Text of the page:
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(14) High Blood Pressure

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High Blood Pressure Alcohol? 

 Alcohol

Alcohol

I have heard that drinking alcohol is now considered good for you! I always thought that too much can be bad. Which is right?

There is a relationship between high alcohol consumption and higher BP levels. High alcohol consumption is clearly associated with a substantial risk of having high BP that requires treatment.

Regular heavy drinking raises BP, particularly in young men. This response varies, and is substantial in some people, so much so that, in many young men with diastolic pressures consistently over 100 mmHg, BP may fall to normal without medication, once drinking is reduced to a pint or two of beer each day.

High alcohol intake is a common cause of treatment failure and, if your BP refuses to fall despite apparently adequate treatment, you should think about what you are drinking. Heavy drinking in one session (bingeing) can cause a rapid though brief rise in BP, which may precipitate a stroke in older people.

Very heavy drinking (15 pints a day or more for a man) increases coronary risk. However, there is consistent evidence that moderate drinking (up to 2 pints of beer or 4 glasses of wine a day for men, half that for women) reduces risk of heart attack, probably through effects on blood cholesterol and clotting factors.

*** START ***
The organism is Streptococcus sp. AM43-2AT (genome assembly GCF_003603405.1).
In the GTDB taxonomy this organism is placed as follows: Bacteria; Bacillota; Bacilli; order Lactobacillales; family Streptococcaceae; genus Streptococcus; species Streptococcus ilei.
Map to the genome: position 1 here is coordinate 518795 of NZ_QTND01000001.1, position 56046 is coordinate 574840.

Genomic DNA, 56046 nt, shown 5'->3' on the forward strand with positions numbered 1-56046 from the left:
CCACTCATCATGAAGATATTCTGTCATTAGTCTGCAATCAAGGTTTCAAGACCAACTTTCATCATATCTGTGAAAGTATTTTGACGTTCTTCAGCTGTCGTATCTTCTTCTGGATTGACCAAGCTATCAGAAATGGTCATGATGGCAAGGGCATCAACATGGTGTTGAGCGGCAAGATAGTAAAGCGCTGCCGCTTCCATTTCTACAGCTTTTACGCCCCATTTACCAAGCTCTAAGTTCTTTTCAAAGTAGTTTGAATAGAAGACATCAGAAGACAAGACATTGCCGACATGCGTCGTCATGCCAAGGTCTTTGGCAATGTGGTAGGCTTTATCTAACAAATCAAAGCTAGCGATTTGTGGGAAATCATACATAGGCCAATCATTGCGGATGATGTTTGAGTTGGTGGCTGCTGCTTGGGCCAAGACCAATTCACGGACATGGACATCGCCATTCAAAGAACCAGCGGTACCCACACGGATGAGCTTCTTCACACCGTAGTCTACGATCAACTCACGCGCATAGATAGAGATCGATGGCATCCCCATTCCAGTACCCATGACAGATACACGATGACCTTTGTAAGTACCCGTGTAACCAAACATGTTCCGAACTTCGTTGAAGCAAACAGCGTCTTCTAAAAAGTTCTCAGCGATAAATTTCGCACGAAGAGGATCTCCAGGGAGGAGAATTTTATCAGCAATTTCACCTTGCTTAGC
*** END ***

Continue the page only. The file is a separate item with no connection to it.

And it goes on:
I know I drink more than the recommended number of units per day of alcohol. Should I reduce my alcohol consumption? Will this be effective in bringing down my BP?

Our advice to people who drink over the recommended levels of 21 and 28 units per week for women and men, respectively, is to reduce their alcohol consumption. There is a reduction in coronary heart disease associated with modest alcohol consumption (less than 2 units of alcohol a day), so drinking a glass of wine each day really is good for you! However, in people who have high BP sufficient to warrant the doctor to consider prescribing drug treatment, reducing alcohol consumption is an effective way of reducing high BP and avoiding having to take BP-lowering drugs.

Consumption of one or two drinks of alcohol per day is probably safe and may be protective, but any more than this is associated with an increase in BP and consequent risk of heart attack or stroke.

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